• If talking to agents is important to you, check the list of attending agents before signing up to make sure that there will be agents present who specialize in the genre and audience you are writing for.
  • If you’re going to pitch to agents and you haven’t done it before, practice, practice, practice. If you’re not comfortable with selling yourself, then selling your book probably won’t come naturally either, especially outside of the more formal setting of a consultation. The more you work at it beforehand, the easier it will become.
  • Agents will be around most of the weekend, but Friday evening is probably the prime time for making an informal pitch. Waiting until the end of the conference is probably not a good idea. Know who you want to pitch to, but don’t pitch to your most preferred agent right away. Try your pitch out on someone else first.
  • Bring some business cards along with you. If you don’t have any, then if you have a decent inkjet or laser printer at home, you can easily make your own (just make sure you use business card sheets with “clean edges”). If you’re not sure what to put on the card for a profession, I would suggest “Writer”.
  • If you didn’t signed up for a consultation before the conference, but want one, get there as soon as registration opens! Ditto for the Keynote Luncheon.
  • Don’t be afraid to talk to people. The vast majority of those attending are in the exact same position as you are. I would estimate that about 75% of the people at this year’s conference were first timers. (That does make me wonder as to the repeatability of the experience. Have the majority of writers who do not attend again given up, or have they simply decided they won’t get as much out of the conference the second time around?)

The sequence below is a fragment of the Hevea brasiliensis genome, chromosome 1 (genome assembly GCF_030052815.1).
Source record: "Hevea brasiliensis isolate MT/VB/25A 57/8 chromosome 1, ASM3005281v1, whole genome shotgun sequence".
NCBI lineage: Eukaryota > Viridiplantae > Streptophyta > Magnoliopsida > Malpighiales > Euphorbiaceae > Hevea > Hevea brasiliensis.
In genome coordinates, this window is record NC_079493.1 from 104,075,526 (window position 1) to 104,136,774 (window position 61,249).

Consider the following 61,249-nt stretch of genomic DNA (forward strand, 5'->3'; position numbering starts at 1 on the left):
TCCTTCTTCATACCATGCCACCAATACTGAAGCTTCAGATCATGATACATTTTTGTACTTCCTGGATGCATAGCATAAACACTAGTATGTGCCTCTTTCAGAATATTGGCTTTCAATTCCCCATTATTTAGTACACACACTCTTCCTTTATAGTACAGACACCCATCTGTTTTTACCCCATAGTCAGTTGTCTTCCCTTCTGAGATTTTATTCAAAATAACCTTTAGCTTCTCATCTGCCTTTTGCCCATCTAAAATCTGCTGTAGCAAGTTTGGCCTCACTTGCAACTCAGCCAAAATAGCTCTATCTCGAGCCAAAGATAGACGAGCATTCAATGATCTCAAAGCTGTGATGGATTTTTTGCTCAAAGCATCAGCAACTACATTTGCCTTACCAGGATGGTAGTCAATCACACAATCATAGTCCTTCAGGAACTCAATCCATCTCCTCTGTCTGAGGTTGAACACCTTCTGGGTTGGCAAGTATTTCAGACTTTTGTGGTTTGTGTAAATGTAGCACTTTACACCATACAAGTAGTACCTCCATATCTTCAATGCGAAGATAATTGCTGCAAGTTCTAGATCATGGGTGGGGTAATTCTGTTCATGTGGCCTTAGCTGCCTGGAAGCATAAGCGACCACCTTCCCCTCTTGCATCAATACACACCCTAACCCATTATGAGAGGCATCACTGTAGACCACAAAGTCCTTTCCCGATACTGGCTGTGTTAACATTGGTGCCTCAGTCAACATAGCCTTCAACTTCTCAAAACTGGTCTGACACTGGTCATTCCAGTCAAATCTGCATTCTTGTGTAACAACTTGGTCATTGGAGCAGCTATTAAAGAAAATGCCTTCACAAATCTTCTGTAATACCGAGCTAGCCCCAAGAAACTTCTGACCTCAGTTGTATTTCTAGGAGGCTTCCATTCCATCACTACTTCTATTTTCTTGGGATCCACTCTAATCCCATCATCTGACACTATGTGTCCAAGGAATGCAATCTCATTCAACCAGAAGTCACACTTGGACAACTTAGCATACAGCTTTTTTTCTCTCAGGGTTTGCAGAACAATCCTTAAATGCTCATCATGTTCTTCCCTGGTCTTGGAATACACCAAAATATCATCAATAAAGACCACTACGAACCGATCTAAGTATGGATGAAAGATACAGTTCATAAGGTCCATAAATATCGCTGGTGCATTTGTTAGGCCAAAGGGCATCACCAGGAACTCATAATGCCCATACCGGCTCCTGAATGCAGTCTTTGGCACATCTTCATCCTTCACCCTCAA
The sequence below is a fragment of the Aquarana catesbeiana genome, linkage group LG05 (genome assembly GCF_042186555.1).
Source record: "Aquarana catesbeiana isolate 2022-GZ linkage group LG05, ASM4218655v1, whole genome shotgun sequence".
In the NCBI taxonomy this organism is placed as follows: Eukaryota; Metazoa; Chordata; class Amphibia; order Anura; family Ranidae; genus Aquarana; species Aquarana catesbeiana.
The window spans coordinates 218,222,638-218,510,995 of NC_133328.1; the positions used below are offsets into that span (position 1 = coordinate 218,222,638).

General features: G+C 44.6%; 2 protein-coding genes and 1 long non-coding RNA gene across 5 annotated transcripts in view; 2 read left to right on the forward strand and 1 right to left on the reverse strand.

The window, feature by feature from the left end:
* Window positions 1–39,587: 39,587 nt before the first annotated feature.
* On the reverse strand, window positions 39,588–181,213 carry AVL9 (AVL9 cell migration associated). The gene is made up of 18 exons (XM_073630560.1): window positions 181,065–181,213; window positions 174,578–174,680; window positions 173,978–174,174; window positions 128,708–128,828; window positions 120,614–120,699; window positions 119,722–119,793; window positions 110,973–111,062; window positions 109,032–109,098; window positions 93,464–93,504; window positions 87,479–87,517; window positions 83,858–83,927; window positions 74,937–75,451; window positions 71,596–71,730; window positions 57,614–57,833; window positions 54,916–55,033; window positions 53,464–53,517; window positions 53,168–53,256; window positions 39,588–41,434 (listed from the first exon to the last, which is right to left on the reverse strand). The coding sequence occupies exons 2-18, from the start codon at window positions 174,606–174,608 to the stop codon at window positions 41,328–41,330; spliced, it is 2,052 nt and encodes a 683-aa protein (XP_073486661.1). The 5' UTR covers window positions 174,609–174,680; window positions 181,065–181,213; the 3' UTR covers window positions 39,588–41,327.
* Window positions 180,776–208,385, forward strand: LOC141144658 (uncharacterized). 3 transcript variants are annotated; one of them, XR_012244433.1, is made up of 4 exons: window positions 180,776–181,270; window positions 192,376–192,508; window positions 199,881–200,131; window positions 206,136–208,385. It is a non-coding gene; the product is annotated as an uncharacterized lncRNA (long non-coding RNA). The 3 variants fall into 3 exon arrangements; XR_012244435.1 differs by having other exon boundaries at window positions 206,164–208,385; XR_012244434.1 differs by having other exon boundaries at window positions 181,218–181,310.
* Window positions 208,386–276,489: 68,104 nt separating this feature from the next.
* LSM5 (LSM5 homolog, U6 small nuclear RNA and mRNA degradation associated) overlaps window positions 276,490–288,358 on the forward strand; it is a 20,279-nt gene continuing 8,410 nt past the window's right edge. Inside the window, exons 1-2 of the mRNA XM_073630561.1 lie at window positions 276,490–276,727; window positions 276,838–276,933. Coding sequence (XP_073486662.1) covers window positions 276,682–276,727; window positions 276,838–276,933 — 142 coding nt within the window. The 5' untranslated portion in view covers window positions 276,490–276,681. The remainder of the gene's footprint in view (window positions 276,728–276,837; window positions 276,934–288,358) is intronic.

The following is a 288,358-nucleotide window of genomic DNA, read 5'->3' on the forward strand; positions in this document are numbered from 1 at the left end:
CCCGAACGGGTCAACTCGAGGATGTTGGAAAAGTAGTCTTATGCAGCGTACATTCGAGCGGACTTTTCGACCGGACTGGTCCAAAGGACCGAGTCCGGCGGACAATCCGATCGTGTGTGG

• Age is not an issue. I would guess that the age range of the people attending was 20 to 75, or close to it, and from most walks of life.
  • If you have nothing to pitch, that’s okay. You will still get a lot out of the conference if you are interested in pursuing your dream of getting published.

Next Steps

Well, the next step is down to me. I have a book in need of a killer pitch, query letter, and synopsis–not to mention a revised opening to get rid of all those waking moments. But I believe that I’m better equipped now than I was before the conference to get the job done. Now all that’s needed is some toil, inspiration, and a bit of luck!

Another thing I plan to do is continuing this blog about my journey as an aspiring writer. Now, those who know me also know that this would not be the first blog I have started, and that they do have a habit of, erm, petering out, but we’ll see what happens. Hopefully, this time I can stay the course, and even summon up the will power to re-enter the social networking lark. Two tweets so far!! 🙂

Finally, I have started self-publishing some of the short stories I have written over the years. Most are science fiction, but not all. If you’re interested in checking them out, the details will be on my website soon.